One less indulgent.–
At intervals my mother’s voice was heard,
Urging dispatch; briskly the work went on,
All hands employed to wash, to rinse, to wring,
To fold, and starch, and clap, and iron, and plait.
Then would I sit me down, and ponder much
Why washings were. Sometimes thro’ hollow bowl
Of pipe amused we blew, and sent aloft
The floating bubbles, little dreaming then
To see, Mongolfier, thy silken ball
Ride buoyant through the clouds–so near approach
The sports of children and the toils of men.
Earth, air, and sky, and ocean, hath its bubbles,
And verse is one of them–this most of all.


(Antonio Carnicero Y Mancio, Ascent of the Montgolfier Balloon in the Gardens of Aranjuez, 1784)

September

It is is a lovely time of year.

of fruits . . .

. . . seedheads . . .



. . . and turning leaves.


Jesus seems even more than ordinarily contemplative. . .

. . . and Bruce enjoys sampling the Autumnal undergrowth. . .

For academics as well as students, this is back-to-school season – the moment when one puts away one’s research (one has never done quite enough), begins to prepare new lectures (groan), and faces the busy realities of a new semester. For me, this also meant hideously long days, commuting in the dark, and rarely ever getting outside to enjoy what I like most about this time of year. But this September is different: I shall continue my research and writing (huzzah) and I shall walk with my dog in the woods every day (an even louder huzzah). I no longer have the job or the commute. . . but I do have the boxes.

Forty-nine large boxes to be exact. They contain my books, which have just been sent up from my office in Newcastle. They are currently blocking the stairwell of our building because there is no room for them in our flat (which is full to bursting with my books already). Could anybody recommend a good bookseller who might be interested in purchasing a large collection of eighteenth-century literature, history, and criticism? I am completely serious. American revolutionary history and women’s writing a speciality. Anyway, I’m going to be offline for a few days while I sort through the contents of the boxes of doom. . .

podtabulous!


I can’t quite believe I’m writing a post about interior decor (really, folks, my home is not all that) . . .but I confess that I am very pleased with the pod’s new posh paint job, and with my revitalised workspace, so here are a few details.


The walls are painted with “Skimming Stone”. We used this same shade when redecorating our bedroom last year (I have a habit of getting paint for my birthday), and at that time had lengthy discussions about the different qualities of Farrow and Ball’s neutrals, which their colour card (lovely as it is) does not convey. Both of us were initially very keen to cover our walls with “Elephant’s Breath”, but when we swatched, it turned out to be the mucky grey-ey brown that its name perhaps suggests. “Skimming Stone” has a warmth, a clarity, and a quietness to it. You can see this, I think, on some of the interior shots I’ve taken in our bedroom – for example here and here. I think it is a neutral that does great things with whatever light there is.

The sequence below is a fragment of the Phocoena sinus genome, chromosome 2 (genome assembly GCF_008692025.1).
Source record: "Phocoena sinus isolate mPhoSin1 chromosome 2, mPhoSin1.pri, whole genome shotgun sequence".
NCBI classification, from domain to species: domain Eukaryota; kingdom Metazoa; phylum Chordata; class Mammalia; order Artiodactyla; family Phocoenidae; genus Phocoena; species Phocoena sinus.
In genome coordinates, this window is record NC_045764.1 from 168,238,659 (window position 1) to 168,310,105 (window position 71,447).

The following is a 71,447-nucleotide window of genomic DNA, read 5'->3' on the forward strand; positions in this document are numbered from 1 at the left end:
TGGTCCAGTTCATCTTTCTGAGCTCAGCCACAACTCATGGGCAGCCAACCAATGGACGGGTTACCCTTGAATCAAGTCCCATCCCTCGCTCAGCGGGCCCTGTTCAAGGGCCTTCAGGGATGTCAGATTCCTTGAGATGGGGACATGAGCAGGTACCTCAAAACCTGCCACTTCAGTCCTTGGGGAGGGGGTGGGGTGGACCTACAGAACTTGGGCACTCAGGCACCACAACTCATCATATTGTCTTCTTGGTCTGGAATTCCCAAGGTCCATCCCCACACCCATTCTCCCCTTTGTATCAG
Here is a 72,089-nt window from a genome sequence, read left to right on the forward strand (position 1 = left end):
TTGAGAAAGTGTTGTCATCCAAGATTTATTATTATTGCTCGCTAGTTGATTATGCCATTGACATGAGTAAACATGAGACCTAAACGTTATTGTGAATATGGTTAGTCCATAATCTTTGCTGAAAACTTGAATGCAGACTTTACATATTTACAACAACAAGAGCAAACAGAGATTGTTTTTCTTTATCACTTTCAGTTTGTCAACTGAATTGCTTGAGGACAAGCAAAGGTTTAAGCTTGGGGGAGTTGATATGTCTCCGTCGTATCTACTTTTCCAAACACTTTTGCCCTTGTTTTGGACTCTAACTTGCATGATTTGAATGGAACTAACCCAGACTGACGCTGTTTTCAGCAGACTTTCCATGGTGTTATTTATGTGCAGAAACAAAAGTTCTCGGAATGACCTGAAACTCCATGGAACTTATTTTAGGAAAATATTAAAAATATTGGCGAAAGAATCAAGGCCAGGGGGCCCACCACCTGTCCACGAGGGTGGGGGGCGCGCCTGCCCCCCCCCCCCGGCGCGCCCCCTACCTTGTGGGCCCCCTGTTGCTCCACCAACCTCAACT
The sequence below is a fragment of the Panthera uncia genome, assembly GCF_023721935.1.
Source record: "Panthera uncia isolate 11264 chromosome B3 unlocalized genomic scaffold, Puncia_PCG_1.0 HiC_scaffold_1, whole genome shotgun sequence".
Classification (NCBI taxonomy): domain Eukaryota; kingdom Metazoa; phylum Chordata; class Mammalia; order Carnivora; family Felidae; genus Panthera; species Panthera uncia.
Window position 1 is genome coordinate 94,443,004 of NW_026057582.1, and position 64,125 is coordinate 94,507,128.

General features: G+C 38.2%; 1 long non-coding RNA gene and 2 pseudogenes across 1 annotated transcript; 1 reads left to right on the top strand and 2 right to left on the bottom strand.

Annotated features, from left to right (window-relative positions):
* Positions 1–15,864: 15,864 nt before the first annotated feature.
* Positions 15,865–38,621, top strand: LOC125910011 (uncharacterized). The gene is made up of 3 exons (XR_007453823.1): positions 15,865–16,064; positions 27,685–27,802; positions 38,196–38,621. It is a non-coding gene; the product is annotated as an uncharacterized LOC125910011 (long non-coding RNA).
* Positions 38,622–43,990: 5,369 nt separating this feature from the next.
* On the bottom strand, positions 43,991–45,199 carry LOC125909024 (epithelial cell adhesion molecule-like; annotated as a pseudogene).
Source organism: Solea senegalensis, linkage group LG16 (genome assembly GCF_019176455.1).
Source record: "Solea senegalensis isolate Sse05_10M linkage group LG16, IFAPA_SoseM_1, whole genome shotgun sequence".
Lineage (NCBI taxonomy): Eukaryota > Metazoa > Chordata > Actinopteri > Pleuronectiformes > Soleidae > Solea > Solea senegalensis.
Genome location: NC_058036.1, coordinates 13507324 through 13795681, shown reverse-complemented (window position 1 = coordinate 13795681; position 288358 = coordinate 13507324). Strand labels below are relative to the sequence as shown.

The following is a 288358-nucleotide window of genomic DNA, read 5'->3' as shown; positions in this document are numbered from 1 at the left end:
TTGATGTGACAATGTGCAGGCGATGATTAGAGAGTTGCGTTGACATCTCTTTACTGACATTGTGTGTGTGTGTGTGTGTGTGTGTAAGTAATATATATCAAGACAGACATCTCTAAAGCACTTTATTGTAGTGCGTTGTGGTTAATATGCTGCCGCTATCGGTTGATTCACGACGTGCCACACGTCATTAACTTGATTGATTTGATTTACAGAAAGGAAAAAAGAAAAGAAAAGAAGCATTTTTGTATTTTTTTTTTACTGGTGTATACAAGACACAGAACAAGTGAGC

The woodwork, chair, and some of the shelves, are painted with “Pigeon.” I heart pigeon! A few years ago I was doing some research for a piece about dolls which took me to Mary King’s Close, where I got to pop inside some of the spaces in the buried tenements that are not open to the public. Pigeon, to me, is the colour of those hidden rooms.

It is very hard to photograph the pod, because it is so damned small, but this shot gives you a reasonable sense of the Skimming Stone Walls, with a Pigeon-coloured bookcase at the bottom edge of the pic.


The light is coming from a gigantic wall-mounted lamp that, in lieu of a window, blasts out 10000 lux to prevent the pod from feeling too much like the storage cupboard it really is. The prints depict my locale, and its fisherfolk, a century and a half ago. The fishy theme continues elsewhere on the walls . . .


(this winsome lassie is a fashion plate from the moment when there was a brief trend in fishwife chic, following the International Fisheries Exhibitions of the late 1890s)

. . . on the desk

(a happy ebay find)

. . . and on my new pinboard, for swatches and design ideas.

Above the desk is a framed print of Caspar Netscher’s Lacemaker, which I’ve had for many years.

I’ve read a few fairly standard readings about gender and virtue &c &c in this painting, but what I really like about it is its Chinese-box quality: she is sat in a small box-like space, contemplatively engaged in detailed textile work; Netscher (a superlative painter of textiles if ever there was one), is similarly engaged, and I, sat at my desk in my pod, am too. I love the heavy woolliness of her woollen skirt and bodice, and the detail of her cap just about kills me – perhaps not least because I own a dress whose fabric is curiously reminiscent of it.